Perhaps the most bewildering example of all though has to be Sword Art Online.  Originally a web novel, the story takes some cues from "Tron" in that the plot involves people becoming trapped in a video game where the stakes are life and death in the real world.  Unlike the vector graphics of "Tron" though Sword Art Online is a virtual reality MMO.  The IP was so successful it spawned a series of print novels and was adapted to a prime time anime TV mini-series in Japan.  True to its video game roots, certain HUD elements such as character stats and HP bars are used for dramatic effect or storytelling purposes.  Even more mind boggling is the fact that actual video games have been published under the Sword Art Online license, thus making this Japanese oddity a case of franchise fiction becoming reality.

With the increased reliance on digital effect such as motion capture and 3-D model rendering it's easy to see how video games and motion pictures are gradually becoming one in the same.  The barrel ridding sequence in "The Hobbit: The Desolation of Smaug" feels like it was ripped straight out of a video game QTE.  Then again playing certain games, such as Metal Gear Solid, feels a lot like watching a movie.  Of course the one big difference between the two is film watching is a passive experience while playing a video game is an interactive one, assuming you're not just watching a someone else play on Youtube or Twitch.  Regardless, I think if these two forms of media feed off of each other excessively there is a real danger of both becoming a kind of cannibalistic ourobors.  I'd argue a major reason why the Resident Evil movie adaptations are not good is because the games they were drawing on were in turn influenced by old George A. Romero zombie flicks.  Hang on...maybe that's why there are so many zombies in media these days...soylent green is people!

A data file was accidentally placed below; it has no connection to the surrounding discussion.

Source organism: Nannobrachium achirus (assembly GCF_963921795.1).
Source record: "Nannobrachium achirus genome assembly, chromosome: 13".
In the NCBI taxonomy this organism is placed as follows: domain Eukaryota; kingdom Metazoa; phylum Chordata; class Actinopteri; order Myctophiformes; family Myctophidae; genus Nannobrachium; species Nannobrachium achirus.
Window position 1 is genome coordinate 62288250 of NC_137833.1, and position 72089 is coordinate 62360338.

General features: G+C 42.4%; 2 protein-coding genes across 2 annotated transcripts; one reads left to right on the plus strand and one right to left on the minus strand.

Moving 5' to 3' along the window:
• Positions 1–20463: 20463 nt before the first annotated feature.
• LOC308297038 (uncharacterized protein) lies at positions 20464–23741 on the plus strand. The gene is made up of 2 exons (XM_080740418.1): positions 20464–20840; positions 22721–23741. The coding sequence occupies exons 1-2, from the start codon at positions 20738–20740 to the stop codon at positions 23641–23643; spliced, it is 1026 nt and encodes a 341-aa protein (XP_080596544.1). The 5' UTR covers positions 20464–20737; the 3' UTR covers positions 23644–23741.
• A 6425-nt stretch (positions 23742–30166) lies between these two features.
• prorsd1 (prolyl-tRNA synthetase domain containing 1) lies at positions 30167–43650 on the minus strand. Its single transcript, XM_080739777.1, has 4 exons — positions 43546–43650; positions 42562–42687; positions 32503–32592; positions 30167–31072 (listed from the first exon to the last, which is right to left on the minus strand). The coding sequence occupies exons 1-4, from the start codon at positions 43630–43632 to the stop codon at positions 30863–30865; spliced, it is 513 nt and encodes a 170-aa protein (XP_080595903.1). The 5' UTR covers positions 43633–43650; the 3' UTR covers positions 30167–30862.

Sunday, August 2, 2015

Alpha, Beta, Gamma?

I can think a variety of criticisms aimed at early access, some more valid than others.  For me though the big one has to be exacerbating the erosion of already counter-intuitive game development terminology.  Take, for example, the terms "alpha" and "beta" in reference to build status.

Alpha traditionally means a game has reached a playable state, although still missing a number of features.  The term "pre-alpha" footage was often advertised as an indicator that the final product would look as good (if not better) upon coming to market.  Since debacles like Aliens: Colonial Marines and Watch Dogs though pre-alpha can actual end up meaning the opposite.

Beta supposedly indicates when a game is more-or-less feature complete, but still requires work on code optimization, balance tweaking, graphical polish and most important of all bug squashing.  I'm not a programmer by trade.  That said, I understand that it's practically impossible to get the complex games of this day-and-age completely free of bugs and glitches.  Still, companies really need to do a better job of distinguishing between "KS" (Known Shippable) and "YDTGDBMR" (Yo Dawg This Game Done Busted Mah Rig!).  Simply put, if there's an issue that falls in the latter category the game really should not leave beta.  Further adding to the obfuscation of the term is the fact that some early access titles will claim to have entered beta purely as a marketing ploy designed to increase hype for their product regardless of its actual state of development.

Another annoyance is version designations, which often have no apparent rhyme-or-reason to the numbering system.  You'd think that a game would follow a linear progression, but in the case of Kerbal Space Program the first release build was version 0.08 after which came a steady progression of 0.01 increments (or less) up until version 0.25 when it suddenly leaped to version 0.9 and called itself a beta build even though certain important features, like resource extraction and conversion, hadn't been implemented yet.  As of July 13th, World of Warships is at version while Dwarf Fortress is labeled as version 0.40.24 (rewind about fourteen years and it was at version  Minecraft is at version 1.8.7 which begs the question, what do you call a game that is still in active development even though it is considered a complete product?  I wonder if there are any developers in this kind of situation that would consider using the term "gamma" as a shorthand reference to the development status of their product?  It is the next letter in the Greek alphabet after all...